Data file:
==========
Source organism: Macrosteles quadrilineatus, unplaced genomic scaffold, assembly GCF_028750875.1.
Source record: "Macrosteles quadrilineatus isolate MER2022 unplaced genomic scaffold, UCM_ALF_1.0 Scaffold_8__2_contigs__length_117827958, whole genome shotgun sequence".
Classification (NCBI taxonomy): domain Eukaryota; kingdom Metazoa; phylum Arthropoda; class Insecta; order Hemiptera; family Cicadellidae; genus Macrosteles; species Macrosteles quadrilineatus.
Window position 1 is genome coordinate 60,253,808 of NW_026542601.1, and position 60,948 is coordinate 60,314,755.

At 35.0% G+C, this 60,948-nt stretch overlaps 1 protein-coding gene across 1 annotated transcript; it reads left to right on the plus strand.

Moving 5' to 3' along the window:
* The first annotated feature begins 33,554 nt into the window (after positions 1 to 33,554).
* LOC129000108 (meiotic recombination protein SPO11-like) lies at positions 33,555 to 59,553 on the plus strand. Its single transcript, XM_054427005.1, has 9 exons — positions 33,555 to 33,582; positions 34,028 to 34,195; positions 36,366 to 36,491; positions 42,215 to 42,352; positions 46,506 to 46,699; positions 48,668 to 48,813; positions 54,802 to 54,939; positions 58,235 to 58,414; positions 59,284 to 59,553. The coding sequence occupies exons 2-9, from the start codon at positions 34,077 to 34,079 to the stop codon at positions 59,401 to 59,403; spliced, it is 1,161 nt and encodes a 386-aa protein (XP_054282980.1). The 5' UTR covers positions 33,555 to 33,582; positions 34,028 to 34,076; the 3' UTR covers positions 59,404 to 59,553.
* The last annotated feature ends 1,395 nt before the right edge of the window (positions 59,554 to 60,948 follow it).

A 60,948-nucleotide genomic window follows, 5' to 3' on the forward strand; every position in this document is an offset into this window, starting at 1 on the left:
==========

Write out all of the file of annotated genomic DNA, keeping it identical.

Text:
Source organism: Macrosteles quadrilineatus, unplaced genomic scaffold, assembly GCF_028750875.1.
Source record: "Macrosteles quadrilineatus isolate MER2022 unplaced genomic scaffold, UCM_ALF_1.0 Scaffold_8__2_contigs__length_117827958, whole genome shotgun sequence".
Classification (NCBI taxonomy): domain Eukaryota; kingdom Metazoa; phylum Arthropoda; class Insecta; order Hemiptera; family Cicadellidae; genus Macrosteles; species Macrosteles quadrilineatus.
Window position 1 is genome coordinate 60,253,808 of NW_026542601.1, and position 60,948 is coordinate 60,314,755.

At 35.0% G+C, this 60,948-nt stretch overlaps 1 protein-coding gene across 1 annotated transcript; it reads left to right on the plus strand.

Moving 5' to 3' along the window:
* The first annotated feature begins 33,554 nt into the window (after positions 1 to 33,554).
* LOC129000108 (meiotic recombination protein SPO11-like) lies at positions 33,555 to 59,553 on the plus strand. Its single transcript, XM_054427005.1, has 9 exons — positions 33,555 to 33,582; positions 34,028 to 34,195; positions 36,366 to 36,491; positions 42,215 to 42,352; positions 46,506 to 46,699; positions 48,668 to 48,813; positions 54,802 to 54,939; positions 58,235 to 58,414; positions 59,284 to 59,553. The coding sequence occupies exons 2-9, from the start codon at positions 34,077 to 34,079 to the stop codon at positions 59,401 to 59,403; spliced, it is 1,161 nt and encodes a 386-aa protein (XP_054282980.1). The 5' UTR covers positions 33,555 to 33,582; positions 34,028 to 34,076; the 3' UTR covers positions 59,404 to 59,553.
* The last annotated feature ends 1,395 nt before the right edge of the window (positions 59,554 to 60,948 follow it).

A 60,948-nucleotide genomic window follows, 5' to 3' on the forward strand; every position in this document is an offset into this window, starting at 1 on the left: